Home   Sport   Article

Special marathon returns to Loch Ness

By Will Clark

Register for free to read more of the latest local news. It's easy and will only take a moment.

Click here to sign up to our free newsletters!
Mohammad Abu-Rezeq with(left) Kyle Greig 2nd and Patryk Gierjatowicz 3rd.
Mohammad Abu-Rezeq with(left) Kyle Greig 2nd and Patryk Gierjatowicz 3rd.

THE Loch Ness Marathon and Festival of Running is an event which has turned into something special according to Malcolm Sutherland.

During his 17 years as its race director, he has seen the number of participants taking part grow from hundreds into thousands.

Barely 800 participants during its first year in 2002, over 4000 people are set to take part in the biggest running event of its kind in the Highlands on Sunday.

Sutherland says when the event was first held there was always the hope it was something that could run and run.

But he never imagined the stampeding success it would become with runners from across the world travelling to Inverness every September to take part.

“We always thought that it had great potential,” he said.

“But nobody predicted how it would capture the imagination and enthusiasm of the running world in Scotland as well as the UK and internationally.

“It has exceeded all our wildest dreams and for the marathon to have grown from over 800 in the first year to over 4000 this year has just been incredible.

“It has that special something that quantifies. Everything about it is special, the route is stunning and the method of marathon runners being transported to the starting line arriving on the high ground makes the whole experience incredible.”

The Festival of Running also offers people the opportunity to challenge themselves over less than the 26.2 mile run.

Sutherland says additional races such as the River Ness 10k and the River Ness 5k have been vital in making the event what it has become today offering opportunities to runners whatever distance they want to challenge themselves.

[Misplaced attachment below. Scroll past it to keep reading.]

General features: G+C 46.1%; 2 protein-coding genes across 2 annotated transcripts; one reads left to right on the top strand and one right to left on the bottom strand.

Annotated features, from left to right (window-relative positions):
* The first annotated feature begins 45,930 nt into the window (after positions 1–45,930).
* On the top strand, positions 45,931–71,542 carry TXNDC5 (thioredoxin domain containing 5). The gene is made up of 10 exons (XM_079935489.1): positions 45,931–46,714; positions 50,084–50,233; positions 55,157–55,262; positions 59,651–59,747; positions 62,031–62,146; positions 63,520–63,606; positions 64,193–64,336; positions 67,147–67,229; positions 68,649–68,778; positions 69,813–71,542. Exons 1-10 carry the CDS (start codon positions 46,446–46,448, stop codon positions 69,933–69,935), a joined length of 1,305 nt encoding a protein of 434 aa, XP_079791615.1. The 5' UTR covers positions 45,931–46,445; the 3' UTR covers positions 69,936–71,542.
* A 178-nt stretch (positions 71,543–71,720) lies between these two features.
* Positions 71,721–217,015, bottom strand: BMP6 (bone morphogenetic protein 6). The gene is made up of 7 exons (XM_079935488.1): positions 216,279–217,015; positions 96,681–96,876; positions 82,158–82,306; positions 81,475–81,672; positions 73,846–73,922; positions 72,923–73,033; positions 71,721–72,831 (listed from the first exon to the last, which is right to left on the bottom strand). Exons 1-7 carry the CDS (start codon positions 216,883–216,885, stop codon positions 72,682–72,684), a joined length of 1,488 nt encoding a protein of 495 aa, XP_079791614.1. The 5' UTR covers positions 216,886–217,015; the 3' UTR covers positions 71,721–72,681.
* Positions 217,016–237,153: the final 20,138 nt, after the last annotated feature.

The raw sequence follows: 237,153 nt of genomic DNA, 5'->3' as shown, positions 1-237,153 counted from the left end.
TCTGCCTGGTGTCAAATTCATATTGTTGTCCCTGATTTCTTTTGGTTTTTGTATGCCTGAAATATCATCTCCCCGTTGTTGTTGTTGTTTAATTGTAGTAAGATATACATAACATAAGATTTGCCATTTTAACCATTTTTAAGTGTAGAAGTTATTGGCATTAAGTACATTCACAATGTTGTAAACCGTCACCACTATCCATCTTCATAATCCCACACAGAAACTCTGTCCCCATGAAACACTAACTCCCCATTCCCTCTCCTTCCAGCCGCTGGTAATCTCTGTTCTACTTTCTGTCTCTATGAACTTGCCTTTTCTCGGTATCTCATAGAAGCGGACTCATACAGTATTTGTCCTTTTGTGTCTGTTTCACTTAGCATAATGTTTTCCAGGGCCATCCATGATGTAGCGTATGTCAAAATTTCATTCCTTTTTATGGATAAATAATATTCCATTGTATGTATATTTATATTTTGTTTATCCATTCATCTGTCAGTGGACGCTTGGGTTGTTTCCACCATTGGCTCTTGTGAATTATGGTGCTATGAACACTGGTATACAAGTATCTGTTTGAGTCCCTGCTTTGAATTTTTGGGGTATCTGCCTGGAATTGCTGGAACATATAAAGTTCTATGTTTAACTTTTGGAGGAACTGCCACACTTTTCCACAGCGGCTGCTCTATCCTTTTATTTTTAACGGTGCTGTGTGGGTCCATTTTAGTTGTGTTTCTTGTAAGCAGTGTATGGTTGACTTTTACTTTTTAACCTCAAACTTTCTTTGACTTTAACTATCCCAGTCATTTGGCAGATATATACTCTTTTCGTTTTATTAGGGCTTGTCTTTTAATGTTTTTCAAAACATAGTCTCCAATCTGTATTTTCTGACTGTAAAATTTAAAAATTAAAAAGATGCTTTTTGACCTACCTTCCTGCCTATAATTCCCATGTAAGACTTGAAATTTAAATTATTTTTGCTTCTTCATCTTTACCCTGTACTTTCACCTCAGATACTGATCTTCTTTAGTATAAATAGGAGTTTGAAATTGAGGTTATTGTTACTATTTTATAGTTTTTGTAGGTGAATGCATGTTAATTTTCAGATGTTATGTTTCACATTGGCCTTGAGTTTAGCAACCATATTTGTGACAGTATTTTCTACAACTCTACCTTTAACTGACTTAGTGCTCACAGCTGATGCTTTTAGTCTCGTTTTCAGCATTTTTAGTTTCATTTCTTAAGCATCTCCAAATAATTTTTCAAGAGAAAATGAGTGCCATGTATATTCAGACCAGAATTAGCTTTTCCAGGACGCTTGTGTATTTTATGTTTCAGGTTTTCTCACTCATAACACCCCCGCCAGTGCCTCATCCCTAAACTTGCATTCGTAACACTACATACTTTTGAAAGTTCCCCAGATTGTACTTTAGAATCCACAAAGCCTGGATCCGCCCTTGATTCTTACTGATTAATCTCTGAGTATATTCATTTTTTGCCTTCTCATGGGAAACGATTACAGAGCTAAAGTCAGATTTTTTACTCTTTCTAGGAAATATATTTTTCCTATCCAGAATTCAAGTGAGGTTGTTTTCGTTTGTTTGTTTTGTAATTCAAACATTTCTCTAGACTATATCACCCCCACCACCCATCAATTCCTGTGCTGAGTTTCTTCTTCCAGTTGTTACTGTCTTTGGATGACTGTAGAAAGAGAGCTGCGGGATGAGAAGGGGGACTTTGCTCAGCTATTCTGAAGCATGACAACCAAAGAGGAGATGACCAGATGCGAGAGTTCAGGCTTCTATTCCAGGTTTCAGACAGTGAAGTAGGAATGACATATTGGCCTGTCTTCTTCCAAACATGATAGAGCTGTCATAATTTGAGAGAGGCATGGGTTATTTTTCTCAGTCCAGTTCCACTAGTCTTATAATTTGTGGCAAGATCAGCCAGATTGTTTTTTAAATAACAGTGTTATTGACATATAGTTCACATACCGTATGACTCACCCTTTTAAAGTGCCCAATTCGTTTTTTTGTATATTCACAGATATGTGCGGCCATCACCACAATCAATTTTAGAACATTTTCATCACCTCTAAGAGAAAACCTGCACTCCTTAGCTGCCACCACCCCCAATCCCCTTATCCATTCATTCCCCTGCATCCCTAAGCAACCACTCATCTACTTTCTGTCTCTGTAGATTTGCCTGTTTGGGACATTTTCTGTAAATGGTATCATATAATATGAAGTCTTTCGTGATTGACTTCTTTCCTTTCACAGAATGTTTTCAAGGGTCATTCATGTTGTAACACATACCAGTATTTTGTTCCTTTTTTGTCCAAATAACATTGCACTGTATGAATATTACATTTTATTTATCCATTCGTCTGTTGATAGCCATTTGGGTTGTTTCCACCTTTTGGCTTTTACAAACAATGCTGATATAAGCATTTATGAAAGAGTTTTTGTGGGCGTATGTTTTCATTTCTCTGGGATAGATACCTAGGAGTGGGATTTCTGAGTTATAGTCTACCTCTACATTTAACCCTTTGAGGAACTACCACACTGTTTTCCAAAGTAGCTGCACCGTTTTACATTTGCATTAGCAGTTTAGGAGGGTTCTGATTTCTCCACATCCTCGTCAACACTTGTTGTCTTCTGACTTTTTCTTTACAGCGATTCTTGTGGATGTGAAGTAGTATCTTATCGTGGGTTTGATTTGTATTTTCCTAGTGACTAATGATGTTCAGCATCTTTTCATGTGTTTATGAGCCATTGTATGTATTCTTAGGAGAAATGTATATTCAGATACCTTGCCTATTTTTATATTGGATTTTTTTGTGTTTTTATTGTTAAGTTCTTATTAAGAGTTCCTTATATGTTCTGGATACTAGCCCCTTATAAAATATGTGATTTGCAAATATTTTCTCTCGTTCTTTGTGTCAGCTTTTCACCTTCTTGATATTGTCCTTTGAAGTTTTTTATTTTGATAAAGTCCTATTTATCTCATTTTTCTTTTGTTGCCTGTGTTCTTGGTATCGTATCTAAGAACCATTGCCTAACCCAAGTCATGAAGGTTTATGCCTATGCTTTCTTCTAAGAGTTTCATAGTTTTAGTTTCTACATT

“The first event was in 2002 and that time it was just the marathon itself,” he said.

“The 5k run was introduced in the second year of the event and then the 10k was introduced in the third year.

“That has been the mainstay of the festival as it provides different levels of challenge.”

The course has remained largely unchanged during its 17 years with only the finishing line switching from Queen’s Park Stadium to Bught Park.

The course starts on high ground between Fort Augustus and Foyers with runners passing along the shores of Loch Ness before running towards Inverness.

The appeal of the marathon has spread across the globe, as now over half of the participants come from outside Scotland.

Sutherland said as well as being a major running event, it is also helping market the area to the world.

He said: “53 per cent of participants come from outside Scotland to run the marathon and the tourism impact on the area is massive.

“For a mass participation event it shows off the Highlands as a perfect stage for fantastic events and has captured the imagination in the running world. It is clear from feedback it is a leader of its kind within the events world.

“To showcase the Highlands off is fantastic and that is seen by the amount of foreign runners from North America, Europe, Asia and a whole host of other countries who take part and that number of people continues to increase.

“One of the strongest pieces of feedback we receive is how friendly our marshals are at water stations, registration and different areas at the event.

"We always make sure every runner is given a fantastic Highland welcome.”

Do you want to respond to this article? If so, click here to submit your thoughts and they may be published in print.

This site uses cookies. By continuing to browse the site you are agreeing to our use of cookies - Learn More